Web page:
The National Day for Truth and Reconciliation is a recent – but very powerful – addition to the Canadian calendar.
The day was introduced on September 30, 2021, as a way to remember the children who were sent to residential schools and never came home, as well as the survivors of those schools, their families, and communities. They were all isolated from their families and struggled with loneliness – pining for family and community connections.
Between 1867 and 1996, the Canadian government ran 140 residential schools, often working in tandem with religious communities, including various Catholic orders. As the Truth and Reconciliation Commission so thoroughly documented, often the children attending these boarding schools were forcibly taken from their families, and their own Indigenous culture was stripped away, with Indigenous languages lost. No matter how well-intentioned the creation of the schools may have been, many of these schools often inflicted harm that resulted in a life of trauma. Many children attending schools across the country were subjected to physical, sexual, spiritual, and emotional abuse.
Worst of all, of course, was the fact that many children died while attending residential boarding schools, far from their homes, and families were not informed of these deaths, with no marked graves to allow family any sense of connection or a place to grieve, creating an ongoing sense of loss.
As Catholics, we play a role in this sorrowful legacy and have a great deal to learn about what happened, how we can properly express contrition, and how we can help. We have inherited a very painful part of Canadian history. There are still many survivors in Canada today, scarred by their experiences in these schools. Many children and grandchildren live with intergenerational trauma, recognizing the suffering of their ancestors, whether it is the lingering sadness over a lost childhood or even the challenge of being a parent when there were no parental models growing up, or of having trouble showing affection when none was shown to them as children.
Pope Francis’s visit to Canada in July, 2022 was an important step in beginning to heal the suffering caused by residential schools. His request for forgiveness from Canada’s First Nations, Inuit, and Metis people answered #58 on the TRC’s list of 94 Calls to Action.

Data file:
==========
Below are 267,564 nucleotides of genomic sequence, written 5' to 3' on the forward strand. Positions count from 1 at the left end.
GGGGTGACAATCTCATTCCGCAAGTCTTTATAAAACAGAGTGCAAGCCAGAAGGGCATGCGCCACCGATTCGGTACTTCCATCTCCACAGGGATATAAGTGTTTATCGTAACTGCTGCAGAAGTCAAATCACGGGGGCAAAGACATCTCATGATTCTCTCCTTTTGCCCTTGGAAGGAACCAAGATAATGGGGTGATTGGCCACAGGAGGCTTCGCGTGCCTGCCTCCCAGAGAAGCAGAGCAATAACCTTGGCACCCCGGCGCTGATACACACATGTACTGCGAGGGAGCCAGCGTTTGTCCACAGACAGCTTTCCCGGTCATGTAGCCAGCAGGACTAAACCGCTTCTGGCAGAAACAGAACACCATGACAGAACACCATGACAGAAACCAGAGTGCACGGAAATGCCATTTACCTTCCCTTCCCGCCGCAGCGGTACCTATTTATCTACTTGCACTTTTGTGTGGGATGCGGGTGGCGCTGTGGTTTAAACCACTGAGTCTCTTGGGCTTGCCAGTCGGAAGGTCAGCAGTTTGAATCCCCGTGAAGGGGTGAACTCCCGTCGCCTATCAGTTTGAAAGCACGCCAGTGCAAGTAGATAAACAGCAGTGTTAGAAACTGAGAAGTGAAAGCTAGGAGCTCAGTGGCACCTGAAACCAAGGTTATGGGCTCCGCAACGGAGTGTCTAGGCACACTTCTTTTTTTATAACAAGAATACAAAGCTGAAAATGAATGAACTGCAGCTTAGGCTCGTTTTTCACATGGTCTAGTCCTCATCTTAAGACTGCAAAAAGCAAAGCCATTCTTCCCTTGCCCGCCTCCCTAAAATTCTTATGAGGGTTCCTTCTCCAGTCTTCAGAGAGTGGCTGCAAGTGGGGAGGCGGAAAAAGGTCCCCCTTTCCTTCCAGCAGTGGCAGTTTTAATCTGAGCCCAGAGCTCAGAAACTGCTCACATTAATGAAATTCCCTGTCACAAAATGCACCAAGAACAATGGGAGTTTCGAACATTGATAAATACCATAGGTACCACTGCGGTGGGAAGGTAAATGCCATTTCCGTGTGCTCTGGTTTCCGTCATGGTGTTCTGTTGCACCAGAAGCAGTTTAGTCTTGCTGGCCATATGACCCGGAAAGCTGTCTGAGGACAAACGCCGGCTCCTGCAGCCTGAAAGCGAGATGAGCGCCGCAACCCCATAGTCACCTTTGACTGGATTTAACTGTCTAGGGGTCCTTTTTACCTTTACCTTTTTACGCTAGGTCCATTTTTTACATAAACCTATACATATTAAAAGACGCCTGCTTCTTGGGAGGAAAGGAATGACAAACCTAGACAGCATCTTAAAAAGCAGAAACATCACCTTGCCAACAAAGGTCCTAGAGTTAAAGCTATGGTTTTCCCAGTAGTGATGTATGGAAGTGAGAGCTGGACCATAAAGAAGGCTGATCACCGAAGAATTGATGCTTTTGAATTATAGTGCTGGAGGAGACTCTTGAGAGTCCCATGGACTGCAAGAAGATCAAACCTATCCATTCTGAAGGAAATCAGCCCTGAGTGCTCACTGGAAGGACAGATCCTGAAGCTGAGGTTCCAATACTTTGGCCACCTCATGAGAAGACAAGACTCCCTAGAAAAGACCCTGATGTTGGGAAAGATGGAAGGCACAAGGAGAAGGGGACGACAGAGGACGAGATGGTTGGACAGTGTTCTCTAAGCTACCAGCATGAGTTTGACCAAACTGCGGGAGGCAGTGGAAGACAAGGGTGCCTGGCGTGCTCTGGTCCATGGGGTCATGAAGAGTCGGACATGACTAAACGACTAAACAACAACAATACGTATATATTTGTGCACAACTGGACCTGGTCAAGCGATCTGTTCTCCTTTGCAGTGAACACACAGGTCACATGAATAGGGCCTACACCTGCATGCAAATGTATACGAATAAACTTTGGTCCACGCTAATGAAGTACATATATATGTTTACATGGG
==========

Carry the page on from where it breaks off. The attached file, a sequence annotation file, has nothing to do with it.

The papal visit served as a key moment in the church’s relationship with the Indigenous people of Canada. But what can we do as individuals? The first step is to learn about what happened, because it is impossible to engage in the process of reconciliation without knowing what the problems have been. A good place to start is the National Centre for Truth and Reconciliation’s website: https://nctr.ca/records/reports/. Another excellent resource is Listening to Indigenous Voices, which explores Indigenous worldviews, examines the history of colonization, and concludes with sessions on righting relationships, decolonization, and indigenization.
Voice your support for the ongoing cooperation of our church in providing documents and records to help the process of finding answers. Watch documentaries and attend lectures. Pray for the missing children and their families, for survivors and for finding ways to help the healing.
And today, put on your orange shirt – or wearing anything orange you might have– because orange is a visual reminder that every child matters. It’s a small gesture but it represents extending a hand to begin the process of understanding, which is key to reconciliation.
When you are out and about today, whenever you see an orange shirt, think of the lost children and the suffering of so many because of those losses. And make that mindfulness a daily thing, so that we think of reconciliation not only on special days of the year but on a regular basis. It is a first step in healing the past. No amount of work will resolve the loss. However, efforts towards reconciliation make us hopeful for a future where communities can find peace with one another and learn together.
Then the righteous will answer him, ‘Lord, when was it that we saw you hungry and gave you food, or thirsty and gave you something to drink? And when was it that we saw you a stranger and welcomed you, or naked and gave you clothing? And when was it that we saw you sick or in prison and visited you?’ And the king will answer them, ‘Truly I tell you, just as you did it to one of the least of these who are members of my family, you did it to me.’